Microwave Journal

Start-up Introduces 3G CMOS PA

May 6, 2010

Bradley J. Fluke has been the President and Chief Executive Officer of Javelin Semiconductor Inc. since September 2008. He has 24 years of experience in marketing and general management in the mixed-signal semiconductor business. Fluke served as Vice President and General Manager of Silicon Laboratories Inc.'s Wireline Products Division since January 1999 and as its Vice President of Marketing from April 1997 to December 1998; he also served as Vice President of Business Development. Previously, he served as the Director of Marketing of the Computer Products Division of Crystal Semiconductor/Cirrus Logic from June 1990 to April 1997. From 1984 to 1990, Fluke served various marketing positions in the Data Converter Group for Analog Devices, a designer and manufacturer of integrated circuits. He holds a BS degree in electrical engineering from the Rochester Institute of Technology.

MWJ: A CMOS PA has been the industry’s Holy Grail for some time. What are some of myths (pros and cons) that you are hearing from potential customers?

BJF: History has shown that implementing a mobile handset PA in CMOS is extremely challenging: numerous companies have attempted it and failed while others fell short on performance. Therefore, there is an understandable perception in the industry that it simply isn’t possible to meet the stringent frequency and voltage swing requirements of a cellular PA that is implemented in CMOS.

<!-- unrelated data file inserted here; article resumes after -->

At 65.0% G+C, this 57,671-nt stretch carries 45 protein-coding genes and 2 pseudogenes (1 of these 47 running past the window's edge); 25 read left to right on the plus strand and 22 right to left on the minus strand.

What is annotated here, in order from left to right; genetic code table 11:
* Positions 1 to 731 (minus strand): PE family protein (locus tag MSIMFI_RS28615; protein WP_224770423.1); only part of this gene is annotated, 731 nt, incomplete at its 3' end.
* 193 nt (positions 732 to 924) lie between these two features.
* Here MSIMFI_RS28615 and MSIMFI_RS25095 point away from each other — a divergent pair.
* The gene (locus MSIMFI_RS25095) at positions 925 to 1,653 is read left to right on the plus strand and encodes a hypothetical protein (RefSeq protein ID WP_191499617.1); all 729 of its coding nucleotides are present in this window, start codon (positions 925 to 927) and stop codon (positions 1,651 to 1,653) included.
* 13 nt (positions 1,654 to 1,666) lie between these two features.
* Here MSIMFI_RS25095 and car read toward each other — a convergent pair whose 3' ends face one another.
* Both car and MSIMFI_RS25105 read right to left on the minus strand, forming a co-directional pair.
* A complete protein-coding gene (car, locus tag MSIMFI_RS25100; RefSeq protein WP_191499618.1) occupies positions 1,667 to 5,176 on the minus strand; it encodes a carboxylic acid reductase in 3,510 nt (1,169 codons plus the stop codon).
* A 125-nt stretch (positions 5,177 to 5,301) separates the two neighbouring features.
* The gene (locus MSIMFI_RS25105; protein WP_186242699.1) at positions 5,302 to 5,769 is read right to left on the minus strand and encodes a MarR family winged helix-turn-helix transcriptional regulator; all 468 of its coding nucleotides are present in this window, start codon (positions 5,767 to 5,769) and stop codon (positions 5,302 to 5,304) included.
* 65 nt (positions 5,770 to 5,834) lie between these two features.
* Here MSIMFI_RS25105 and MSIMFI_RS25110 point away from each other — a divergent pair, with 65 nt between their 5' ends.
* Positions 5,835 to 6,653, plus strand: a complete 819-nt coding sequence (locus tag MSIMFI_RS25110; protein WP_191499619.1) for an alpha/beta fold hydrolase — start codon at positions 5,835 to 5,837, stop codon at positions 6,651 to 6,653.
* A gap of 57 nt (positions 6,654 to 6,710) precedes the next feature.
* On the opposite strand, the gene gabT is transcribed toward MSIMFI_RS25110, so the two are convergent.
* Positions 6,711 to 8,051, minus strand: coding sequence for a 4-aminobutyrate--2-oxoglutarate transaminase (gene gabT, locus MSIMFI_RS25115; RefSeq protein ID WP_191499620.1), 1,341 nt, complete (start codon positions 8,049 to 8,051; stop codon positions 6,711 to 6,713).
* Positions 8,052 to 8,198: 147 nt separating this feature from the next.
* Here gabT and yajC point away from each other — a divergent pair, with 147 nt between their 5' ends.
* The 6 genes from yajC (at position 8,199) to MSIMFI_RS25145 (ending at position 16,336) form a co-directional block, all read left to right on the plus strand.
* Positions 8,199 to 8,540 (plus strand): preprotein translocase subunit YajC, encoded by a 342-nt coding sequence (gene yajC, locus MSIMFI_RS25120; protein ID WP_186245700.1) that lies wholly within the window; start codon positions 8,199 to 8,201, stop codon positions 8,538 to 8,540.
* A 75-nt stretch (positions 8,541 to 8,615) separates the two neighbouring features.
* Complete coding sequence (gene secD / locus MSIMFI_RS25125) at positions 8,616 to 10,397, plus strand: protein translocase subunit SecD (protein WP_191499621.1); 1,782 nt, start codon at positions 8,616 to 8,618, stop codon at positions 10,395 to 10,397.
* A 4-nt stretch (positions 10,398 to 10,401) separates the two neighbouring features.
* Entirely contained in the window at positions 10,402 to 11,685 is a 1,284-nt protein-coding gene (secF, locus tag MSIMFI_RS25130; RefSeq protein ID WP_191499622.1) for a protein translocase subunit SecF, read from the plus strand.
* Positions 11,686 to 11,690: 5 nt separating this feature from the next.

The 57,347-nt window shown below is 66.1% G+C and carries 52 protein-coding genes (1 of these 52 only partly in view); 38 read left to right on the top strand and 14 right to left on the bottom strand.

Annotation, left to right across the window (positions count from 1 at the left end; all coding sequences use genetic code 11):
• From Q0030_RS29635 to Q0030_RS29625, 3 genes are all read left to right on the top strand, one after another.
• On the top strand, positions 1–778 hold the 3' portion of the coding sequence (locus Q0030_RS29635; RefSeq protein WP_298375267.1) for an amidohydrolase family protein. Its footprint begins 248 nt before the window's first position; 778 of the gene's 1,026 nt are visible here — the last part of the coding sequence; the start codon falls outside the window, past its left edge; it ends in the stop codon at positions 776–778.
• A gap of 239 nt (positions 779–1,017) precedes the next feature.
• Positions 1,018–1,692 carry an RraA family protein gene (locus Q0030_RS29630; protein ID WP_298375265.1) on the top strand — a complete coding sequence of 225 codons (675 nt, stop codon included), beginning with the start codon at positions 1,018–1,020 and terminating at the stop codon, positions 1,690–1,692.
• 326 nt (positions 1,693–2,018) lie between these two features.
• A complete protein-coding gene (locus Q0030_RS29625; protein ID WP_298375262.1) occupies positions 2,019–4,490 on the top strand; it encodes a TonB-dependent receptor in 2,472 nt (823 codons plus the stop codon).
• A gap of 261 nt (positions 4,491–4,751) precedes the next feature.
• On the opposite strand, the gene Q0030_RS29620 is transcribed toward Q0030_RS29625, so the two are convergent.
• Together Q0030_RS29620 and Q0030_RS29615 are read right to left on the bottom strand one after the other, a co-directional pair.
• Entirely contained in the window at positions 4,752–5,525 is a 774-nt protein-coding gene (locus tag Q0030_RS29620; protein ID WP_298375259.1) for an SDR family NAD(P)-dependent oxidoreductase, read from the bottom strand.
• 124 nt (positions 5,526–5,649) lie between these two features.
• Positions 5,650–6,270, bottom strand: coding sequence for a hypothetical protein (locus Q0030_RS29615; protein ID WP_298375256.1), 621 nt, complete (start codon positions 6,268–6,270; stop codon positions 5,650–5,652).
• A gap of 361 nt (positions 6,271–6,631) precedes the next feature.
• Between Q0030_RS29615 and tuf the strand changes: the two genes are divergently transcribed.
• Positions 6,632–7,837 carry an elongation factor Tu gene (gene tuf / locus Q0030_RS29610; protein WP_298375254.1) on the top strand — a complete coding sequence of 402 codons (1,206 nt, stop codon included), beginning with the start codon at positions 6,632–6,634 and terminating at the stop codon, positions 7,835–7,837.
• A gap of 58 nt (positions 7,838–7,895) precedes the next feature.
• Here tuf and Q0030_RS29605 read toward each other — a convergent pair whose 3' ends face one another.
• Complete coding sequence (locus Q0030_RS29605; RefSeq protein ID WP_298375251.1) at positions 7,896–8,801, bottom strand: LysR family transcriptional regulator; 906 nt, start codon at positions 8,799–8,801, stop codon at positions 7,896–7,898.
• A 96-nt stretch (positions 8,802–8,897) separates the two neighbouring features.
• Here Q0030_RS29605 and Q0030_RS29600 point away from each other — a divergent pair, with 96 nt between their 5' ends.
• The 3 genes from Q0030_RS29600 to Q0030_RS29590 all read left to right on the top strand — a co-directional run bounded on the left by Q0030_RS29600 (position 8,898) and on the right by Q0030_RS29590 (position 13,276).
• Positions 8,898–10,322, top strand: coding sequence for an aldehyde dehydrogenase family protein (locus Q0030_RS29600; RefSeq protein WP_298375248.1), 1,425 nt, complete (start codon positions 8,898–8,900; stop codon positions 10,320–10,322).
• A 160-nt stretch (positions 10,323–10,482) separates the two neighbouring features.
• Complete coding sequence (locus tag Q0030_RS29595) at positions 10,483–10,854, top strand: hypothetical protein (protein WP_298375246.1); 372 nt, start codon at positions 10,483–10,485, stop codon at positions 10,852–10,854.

However, our customers have ample reason to want a CMOS PA, which is why it has become the “Holy Grail” of the industry. Customers always demand longer talk times on handsets that contain multiple radios which translates into challenging requirements on the power amplifier. Furthermore, GaAs manufacturing limitations can create an allocation shortage for handset manufacturers, which is an unacceptable situation in today’s fast-paced market.

Our customers have enjoyed the benefits of CMOS products in the baseband and transceiver sections of their handsets and are pleased to see a CMOS PA that not only brings the well-known benefits of CMOS but actually exceeds the performance of the PAs they use today.

MWJ: What is your strategy to achieving a 3G mobile handset win? Go after small, medium or large handset manufacturers, partner with other discrete (2G GSM/EDGE) PA device manufacturers?

BJF: Early on, we identified customers who are instrumental in driving the industry and they partnered with us as we developed the technology. These customers are now progressing well with the JAV5001.